Whether true or false, Manetho’s version of the Exodus from Egypt is among the first of countless theories and myths that grew up around the Biblical story down through the generations. These theories tried to solve the mystery of the story in various ways, and to imbue it with various meanings.
While Josephus Flavius denies Manetho’s story about the leper revolt, he provides another odd tale of his own. In his work Antiquities of the Jews, Josephus tells of a little-publicized chapter in Moses’ life.
Exodus leaves blank the chapter of Moses’ life from the time he was saved as a baby by Pharaoh’s daughter until he witnessed the suffering of his people and killed the Egyptian taskmaster. But Flavius provides details.
He recounts that Moses was raised in Pharaoh’s palace, and on reaching adulthood was appointed chief of the army and led the Egyptian troops in a war against their Ethiopian enemies.
It was a tough battle. To mislead the enemy, Moses guided the Egyptian army along an unexpected route, through the desert. But there he had to contend with a surprising foe: flying snakes, which according to Flavius are born in massive numbers from the desert soil.
Moses came up with a brilliant strategy to overcome this obstacle: He ordered baskets made, and placed in them the birds known in Egypt as ibises. He released the ibis in the desert and they hunted the snakes, clearing the way for the Egyptian army with Moses at the helm.
When the Egyptian army reached Sheba, the Ethiopians’ capital, Moses faced another problem: The city was walled and sat on an island in the Nile.
The Egyptians would have had to retreat had it not been for an act of treason on the Ethiopian side. Therbis, the daughter of the Ethiopian king, saw Moses over the wall and fell head-over-heels in love with him. She sent one of her servants to make him an offer: the city would be handed over to Moses on condition that he marry her.
Moses welcomed the deal, and the city was surrendered without a fight. Moses returned to Egypt with an Ethiopian wife.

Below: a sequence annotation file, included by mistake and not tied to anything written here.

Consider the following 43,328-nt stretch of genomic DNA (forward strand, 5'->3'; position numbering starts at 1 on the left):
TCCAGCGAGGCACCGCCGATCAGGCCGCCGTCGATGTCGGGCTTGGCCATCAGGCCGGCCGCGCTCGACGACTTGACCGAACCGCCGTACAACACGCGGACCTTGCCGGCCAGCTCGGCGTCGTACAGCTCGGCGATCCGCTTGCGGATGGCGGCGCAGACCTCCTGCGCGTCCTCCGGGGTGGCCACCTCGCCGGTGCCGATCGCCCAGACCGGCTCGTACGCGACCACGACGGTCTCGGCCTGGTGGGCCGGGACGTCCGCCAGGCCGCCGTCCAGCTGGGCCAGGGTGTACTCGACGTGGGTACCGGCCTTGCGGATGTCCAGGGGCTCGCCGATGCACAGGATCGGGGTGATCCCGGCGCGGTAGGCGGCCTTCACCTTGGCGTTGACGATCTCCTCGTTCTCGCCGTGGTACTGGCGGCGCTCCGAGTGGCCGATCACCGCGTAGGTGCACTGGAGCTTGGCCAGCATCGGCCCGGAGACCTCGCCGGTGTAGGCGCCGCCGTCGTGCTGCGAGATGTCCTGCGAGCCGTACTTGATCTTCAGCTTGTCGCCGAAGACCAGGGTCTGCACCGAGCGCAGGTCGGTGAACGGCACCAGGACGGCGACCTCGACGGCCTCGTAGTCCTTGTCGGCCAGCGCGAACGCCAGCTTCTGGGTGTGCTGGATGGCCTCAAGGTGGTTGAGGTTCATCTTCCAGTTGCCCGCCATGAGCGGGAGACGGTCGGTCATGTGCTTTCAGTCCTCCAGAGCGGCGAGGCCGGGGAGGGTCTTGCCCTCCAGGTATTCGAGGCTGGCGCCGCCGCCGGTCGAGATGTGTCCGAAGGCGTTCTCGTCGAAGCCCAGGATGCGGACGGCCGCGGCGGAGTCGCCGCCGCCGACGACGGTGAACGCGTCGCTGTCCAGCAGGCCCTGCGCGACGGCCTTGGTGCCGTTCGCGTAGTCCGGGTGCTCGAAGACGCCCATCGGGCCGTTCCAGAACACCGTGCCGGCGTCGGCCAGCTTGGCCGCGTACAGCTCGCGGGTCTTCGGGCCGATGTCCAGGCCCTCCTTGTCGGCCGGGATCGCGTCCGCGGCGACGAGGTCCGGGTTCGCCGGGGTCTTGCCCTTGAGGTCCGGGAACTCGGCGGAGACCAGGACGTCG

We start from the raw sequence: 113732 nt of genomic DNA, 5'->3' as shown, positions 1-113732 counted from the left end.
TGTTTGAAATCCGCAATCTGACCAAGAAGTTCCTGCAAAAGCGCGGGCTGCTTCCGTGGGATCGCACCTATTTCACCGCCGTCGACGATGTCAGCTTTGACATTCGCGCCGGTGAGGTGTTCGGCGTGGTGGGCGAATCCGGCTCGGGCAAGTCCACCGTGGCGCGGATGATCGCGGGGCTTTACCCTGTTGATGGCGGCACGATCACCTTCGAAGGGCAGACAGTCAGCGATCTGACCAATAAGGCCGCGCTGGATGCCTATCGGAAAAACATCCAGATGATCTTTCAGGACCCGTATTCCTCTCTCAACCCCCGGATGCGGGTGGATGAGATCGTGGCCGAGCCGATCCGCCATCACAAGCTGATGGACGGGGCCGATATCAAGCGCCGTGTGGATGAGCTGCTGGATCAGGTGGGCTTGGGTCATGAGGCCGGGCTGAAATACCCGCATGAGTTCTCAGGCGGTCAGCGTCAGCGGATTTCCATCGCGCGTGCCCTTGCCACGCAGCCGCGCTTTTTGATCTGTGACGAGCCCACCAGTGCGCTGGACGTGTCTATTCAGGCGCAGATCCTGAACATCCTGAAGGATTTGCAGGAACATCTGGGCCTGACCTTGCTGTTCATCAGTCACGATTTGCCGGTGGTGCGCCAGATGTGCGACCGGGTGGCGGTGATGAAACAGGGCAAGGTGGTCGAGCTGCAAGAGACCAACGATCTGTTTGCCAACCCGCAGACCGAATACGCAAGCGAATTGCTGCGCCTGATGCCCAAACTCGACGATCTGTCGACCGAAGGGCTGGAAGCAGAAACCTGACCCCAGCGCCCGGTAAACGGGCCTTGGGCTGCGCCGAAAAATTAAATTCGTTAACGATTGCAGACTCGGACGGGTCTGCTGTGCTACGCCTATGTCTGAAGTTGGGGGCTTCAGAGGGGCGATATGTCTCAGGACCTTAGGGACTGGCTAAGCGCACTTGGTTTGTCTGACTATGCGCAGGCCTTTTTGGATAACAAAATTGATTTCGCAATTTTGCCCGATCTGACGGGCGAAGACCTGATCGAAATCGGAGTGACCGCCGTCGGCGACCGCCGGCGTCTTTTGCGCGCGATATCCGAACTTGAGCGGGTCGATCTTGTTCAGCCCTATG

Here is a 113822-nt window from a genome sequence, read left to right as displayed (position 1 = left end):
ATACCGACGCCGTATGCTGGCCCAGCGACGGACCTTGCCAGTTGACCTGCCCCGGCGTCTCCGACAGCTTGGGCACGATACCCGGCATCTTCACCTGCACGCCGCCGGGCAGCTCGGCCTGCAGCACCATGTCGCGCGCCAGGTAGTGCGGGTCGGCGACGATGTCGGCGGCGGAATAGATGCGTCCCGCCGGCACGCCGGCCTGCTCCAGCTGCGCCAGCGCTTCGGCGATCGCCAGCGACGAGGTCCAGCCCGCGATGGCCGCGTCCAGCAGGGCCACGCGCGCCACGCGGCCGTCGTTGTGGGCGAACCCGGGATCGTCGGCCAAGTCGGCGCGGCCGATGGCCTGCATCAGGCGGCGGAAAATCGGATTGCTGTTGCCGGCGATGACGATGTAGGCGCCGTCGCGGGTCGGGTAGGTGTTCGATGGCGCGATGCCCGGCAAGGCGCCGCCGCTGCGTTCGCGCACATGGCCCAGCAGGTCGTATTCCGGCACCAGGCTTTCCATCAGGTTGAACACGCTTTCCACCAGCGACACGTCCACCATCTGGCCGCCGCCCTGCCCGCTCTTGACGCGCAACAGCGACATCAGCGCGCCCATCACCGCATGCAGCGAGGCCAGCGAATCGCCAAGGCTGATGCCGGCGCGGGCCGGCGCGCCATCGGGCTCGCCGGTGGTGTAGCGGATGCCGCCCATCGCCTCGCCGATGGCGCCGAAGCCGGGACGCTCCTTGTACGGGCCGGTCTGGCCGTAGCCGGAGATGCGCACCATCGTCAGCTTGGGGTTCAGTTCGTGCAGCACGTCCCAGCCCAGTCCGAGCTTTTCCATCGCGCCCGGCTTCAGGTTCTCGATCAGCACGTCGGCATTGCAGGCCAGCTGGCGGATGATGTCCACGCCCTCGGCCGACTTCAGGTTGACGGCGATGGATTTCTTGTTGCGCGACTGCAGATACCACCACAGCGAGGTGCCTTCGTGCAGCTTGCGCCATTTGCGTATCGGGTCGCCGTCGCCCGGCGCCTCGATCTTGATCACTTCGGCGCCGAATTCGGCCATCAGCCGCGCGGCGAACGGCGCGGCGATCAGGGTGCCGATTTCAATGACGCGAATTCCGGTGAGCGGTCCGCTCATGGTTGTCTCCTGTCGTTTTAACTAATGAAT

We tend to believe Josephus when he tells of the revolt against the Romans and the suicide of Masada’s defenders, but for some reason the story of Moses the general never took root in Jewish historical lore.
The Bible scholars Yair Zakovitch and Avigdor Shinan claim, in their book That’s Not What the Good Book Says (Hebrew, Yedioth Ahronoth), that Josephus’ words might reflect an ancient tradition that was prevalent among the ancient Israelites, regarding Moses’ adventures in the early part of his life, i.e., at Pharaoh’s court.
The editors of the Torah, say Zakovitch and Shinan, tried to excise that tradition, because it portrayed Moses as a collaborator with the Egyptians.
Moses the priest
While Jews have been handing down the story of the Exodus from Egypt from generation to generation, other peoples and cultures have expressed an interest in it as well. The Koran, for example, contains a version of the Exodus that is similar to the Biblical version, except that it includes a guest appearance by a surprising figure: Haman.
The well-known villain from the Book of Esther appears in the Koran as Pharaoh’s right-hand man, and at the end of the story he drowns along with the king. Apparently there is a connection between the name of Ahasuerus‘ adviser in the Book of Esther and that of Pharaoh’s chief minister in the Koran, but some argue that the name comes from the ancient Egyptian title Ha-amen, which was reserved for high-ranking officials in the Pharaonic court.
Christian scholars, particularly during the Renaissance period, were partial to a different theory that held that Moses was introduced to monotheistic belief by an Egyptian priest named Hermes Trismegistus.
The basis for this theory is a verse from the New Testament book Acts of the Apostles, which describes Moses as “learned in all the wisdom of the Egyptians.”
In the Enlightenment period this claim was the basis for scientific theories that the Torah laws Moses gave to his people were actually pale copies of Egyptian laws.
The German poet Friedrich Schiller went further than any other philosopher of his time in describing the Egyptian education that Moses received. According to his essay The Mission of Moses, the Hebrew boy attended a school for Egypt’s priestly caste.